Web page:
If an Epidural is Used

Nurse holds a laboring woman during epidural procedure
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Some women will choose to use epidural anesthesia. You may make this decision prior to labor or during labor.



  • Constant fetal monitoring will be used during the epidural procedure and afterward.
  • Some babies will experience changes in the heart rate with any medication, the nursing staff will be watching your baby for signs of fetal distress.

Baby's Head is Born

Homebirth with a midwife
Photo © Inga Spence/Getty Images

This is an intense part of labor. The baby is about to be born, there is excitement, hard work and, well, labor, to be done.


  • May need to slow pushing efforts, particularly if being coached.
  • May feel the "ring of fire" as the baby is crowning.
  • Will usually feel a great release and decrease in pain as baby is born.


  • Makes final twists and turns to be born.
  • May need suctioning for meconium, if present.
  • Comes immediately to mom's belly or breast after birth.

Third Stage - Placenta

Doctor holding a placenta
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Typically everyone is so caught up in the baby that the placenta is usually only monitored by the midwife, doctor or nurses.


  • Uterus continues to contract.
  • Placenta will usually detach on its own from the uterus within 5-30 minutes.
  • Holding and nursing the baby will speed the process.
  • May be asked to push to aid in the expulsion of the placenta.


  • Breathing and crying.
  • Settling with mom, skin to skin.
  • Attempts to breastfeed.

Bonding with Your Baby

New mom breastfeeding at birth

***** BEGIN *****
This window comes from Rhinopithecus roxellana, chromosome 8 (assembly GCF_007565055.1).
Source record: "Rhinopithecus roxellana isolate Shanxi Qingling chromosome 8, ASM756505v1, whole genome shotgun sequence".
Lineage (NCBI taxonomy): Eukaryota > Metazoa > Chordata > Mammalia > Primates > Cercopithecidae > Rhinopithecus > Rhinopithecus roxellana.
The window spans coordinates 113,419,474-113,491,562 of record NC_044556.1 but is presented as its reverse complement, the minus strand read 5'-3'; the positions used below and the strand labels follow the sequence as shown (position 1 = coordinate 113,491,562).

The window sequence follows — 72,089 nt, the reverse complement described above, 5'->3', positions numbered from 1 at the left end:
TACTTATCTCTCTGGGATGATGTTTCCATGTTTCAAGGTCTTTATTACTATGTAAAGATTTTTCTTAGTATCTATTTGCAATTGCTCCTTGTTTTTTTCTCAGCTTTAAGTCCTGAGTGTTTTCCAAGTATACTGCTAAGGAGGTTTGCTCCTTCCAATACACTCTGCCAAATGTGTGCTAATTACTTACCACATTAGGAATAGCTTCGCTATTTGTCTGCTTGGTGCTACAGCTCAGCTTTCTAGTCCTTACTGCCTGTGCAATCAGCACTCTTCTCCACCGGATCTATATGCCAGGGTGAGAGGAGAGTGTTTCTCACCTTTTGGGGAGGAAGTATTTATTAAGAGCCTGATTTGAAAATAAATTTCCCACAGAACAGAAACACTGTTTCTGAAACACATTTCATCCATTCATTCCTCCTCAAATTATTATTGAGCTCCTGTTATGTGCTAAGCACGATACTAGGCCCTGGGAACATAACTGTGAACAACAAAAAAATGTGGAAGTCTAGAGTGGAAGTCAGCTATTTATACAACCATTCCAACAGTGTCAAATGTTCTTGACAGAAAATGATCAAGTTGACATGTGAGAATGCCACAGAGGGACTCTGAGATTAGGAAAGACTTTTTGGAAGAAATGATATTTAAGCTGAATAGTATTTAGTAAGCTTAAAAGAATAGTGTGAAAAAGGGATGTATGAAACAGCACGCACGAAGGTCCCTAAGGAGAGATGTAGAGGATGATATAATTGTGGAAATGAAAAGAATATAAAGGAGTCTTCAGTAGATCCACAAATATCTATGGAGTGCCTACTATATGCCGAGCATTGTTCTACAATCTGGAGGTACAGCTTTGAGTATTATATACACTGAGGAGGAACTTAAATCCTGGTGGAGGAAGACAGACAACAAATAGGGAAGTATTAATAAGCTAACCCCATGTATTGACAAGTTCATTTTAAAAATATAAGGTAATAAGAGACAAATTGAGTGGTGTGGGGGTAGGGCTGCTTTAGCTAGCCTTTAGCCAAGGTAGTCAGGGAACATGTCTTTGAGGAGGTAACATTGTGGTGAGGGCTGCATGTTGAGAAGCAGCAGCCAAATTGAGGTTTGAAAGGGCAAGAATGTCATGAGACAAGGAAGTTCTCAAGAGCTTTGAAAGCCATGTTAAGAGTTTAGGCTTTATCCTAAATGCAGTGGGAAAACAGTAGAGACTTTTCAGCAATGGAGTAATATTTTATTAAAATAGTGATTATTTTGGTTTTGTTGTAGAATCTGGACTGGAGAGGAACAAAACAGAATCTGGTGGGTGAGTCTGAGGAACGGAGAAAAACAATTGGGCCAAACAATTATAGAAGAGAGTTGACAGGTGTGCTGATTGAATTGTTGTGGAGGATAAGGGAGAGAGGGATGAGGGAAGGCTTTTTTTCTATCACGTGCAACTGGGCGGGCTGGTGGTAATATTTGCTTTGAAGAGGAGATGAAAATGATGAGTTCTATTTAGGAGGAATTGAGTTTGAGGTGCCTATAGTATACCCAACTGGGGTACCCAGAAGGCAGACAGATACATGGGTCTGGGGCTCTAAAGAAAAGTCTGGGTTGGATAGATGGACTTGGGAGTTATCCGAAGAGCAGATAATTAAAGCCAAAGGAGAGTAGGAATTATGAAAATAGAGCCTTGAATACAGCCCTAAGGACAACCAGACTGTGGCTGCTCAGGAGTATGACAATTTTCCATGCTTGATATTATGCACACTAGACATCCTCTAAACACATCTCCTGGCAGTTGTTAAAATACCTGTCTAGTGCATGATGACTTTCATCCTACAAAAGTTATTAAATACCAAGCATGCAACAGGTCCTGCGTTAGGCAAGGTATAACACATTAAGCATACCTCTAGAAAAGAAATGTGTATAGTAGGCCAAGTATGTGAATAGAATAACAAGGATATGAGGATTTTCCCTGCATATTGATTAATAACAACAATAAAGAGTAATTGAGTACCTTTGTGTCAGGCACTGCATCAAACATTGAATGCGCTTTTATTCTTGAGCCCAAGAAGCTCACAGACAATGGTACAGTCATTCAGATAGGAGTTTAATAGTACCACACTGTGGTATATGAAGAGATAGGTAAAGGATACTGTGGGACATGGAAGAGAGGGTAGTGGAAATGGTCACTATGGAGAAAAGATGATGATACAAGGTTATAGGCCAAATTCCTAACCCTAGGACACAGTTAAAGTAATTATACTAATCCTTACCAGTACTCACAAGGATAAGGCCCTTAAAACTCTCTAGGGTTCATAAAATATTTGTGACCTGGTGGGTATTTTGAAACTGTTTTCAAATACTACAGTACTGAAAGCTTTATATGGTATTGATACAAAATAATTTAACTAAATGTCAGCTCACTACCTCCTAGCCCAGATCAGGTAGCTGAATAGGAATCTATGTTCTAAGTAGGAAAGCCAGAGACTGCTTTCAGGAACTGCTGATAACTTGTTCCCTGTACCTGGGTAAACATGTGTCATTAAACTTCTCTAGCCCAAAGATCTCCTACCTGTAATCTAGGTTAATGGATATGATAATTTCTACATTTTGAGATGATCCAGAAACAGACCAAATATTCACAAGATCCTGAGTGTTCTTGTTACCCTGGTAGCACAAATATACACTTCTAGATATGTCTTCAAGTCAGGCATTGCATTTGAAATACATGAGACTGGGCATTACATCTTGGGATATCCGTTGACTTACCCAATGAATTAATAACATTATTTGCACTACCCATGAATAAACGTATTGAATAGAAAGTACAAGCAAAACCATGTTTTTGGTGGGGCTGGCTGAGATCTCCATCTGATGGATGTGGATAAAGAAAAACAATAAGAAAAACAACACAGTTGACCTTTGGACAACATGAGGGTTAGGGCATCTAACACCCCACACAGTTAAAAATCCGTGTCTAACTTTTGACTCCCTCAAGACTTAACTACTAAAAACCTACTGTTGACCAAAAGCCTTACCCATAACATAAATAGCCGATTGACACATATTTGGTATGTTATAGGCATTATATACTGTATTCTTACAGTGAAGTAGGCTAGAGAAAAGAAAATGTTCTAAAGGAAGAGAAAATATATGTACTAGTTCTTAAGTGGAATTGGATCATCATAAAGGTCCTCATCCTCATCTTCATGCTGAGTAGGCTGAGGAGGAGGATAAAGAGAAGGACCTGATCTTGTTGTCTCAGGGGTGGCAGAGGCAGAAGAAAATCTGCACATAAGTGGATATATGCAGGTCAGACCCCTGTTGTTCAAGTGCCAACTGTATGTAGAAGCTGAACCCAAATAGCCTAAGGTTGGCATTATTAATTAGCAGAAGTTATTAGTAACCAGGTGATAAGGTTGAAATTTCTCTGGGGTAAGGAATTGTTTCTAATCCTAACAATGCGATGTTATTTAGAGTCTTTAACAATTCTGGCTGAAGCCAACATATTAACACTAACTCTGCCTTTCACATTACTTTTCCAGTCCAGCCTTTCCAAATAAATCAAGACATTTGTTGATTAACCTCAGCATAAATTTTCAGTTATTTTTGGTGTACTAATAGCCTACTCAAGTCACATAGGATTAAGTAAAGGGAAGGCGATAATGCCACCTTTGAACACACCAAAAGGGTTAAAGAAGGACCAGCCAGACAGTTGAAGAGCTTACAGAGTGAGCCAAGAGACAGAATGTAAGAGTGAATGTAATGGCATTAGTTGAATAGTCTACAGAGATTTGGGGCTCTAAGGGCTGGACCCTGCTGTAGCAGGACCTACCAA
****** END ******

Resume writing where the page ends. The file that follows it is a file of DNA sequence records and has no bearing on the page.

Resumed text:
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This time immediately after birth is a special time. The American Academy of Pediatrics recommends that your baby nurse immediately after birth. You can have your doula or nurses help you with breastfeeding, but usually laying the baby skin to skin in this newborn period is enough to get your baby seeking the breast and nursing without a lot of assistance.


  • May shiver from the birth, warm blankets help.
  • Uterus continues to contract. Nursing will help the process of involution.
  • May be excited, tired, happy and all at once.


  • Usually in a quiet alert state right after birth.
  • Best if placed directly skin to skin on mom for warming.
  • Will actively seek the breast if unhindered by clothing, medication, and age (not premature).

Picture of a Mucus Plug

Photo of a Mucus Plug
Photo © Michelle Steele

This mucus plug came out the night before her fifth baby was born. Sometimes you will see it in a big chunk, or simply notice a large increase in mucus discharge as you get closer to your due date. It can be loose, like this one, or more tightly together. You do not need to save the mucus plug.

View Article Sources
  • The Labor Progress Handbook. Simkin, P and Ancheta, R. Wiley-Blackwell; 2 edition.